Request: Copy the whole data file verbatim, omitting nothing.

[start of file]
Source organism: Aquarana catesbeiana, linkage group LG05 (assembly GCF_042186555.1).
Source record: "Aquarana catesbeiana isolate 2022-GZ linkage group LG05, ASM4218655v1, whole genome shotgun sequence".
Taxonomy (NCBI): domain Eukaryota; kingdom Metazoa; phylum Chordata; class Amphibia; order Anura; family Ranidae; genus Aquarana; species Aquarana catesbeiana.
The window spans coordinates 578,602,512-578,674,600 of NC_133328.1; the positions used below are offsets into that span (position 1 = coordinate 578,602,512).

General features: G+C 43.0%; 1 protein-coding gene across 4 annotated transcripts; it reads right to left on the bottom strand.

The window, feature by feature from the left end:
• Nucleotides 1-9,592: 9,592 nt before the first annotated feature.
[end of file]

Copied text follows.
Source organism: Aquarana catesbeiana, linkage group LG05 (assembly GCF_042186555.1).
Source record: "Aquarana catesbeiana isolate 2022-GZ linkage group LG05, ASM4218655v1, whole genome shotgun sequence".
Taxonomy (NCBI): domain Eukaryota; kingdom Metazoa; phylum Chordata; class Amphibia; order Anura; family Ranidae; genus Aquarana; species Aquarana catesbeiana.
The window spans coordinates 578,602,512-578,674,600 of NC_133328.1; the positions used below are offsets into that span (position 1 = coordinate 578,602,512).

General features: G+C 43.0%; 1 protein-coding gene across 4 annotated transcripts; it reads right to left on the bottom strand.

The window, feature by feature from the left end:
• Nucleotides 1-9,592: 9,592 nt before the first annotated feature.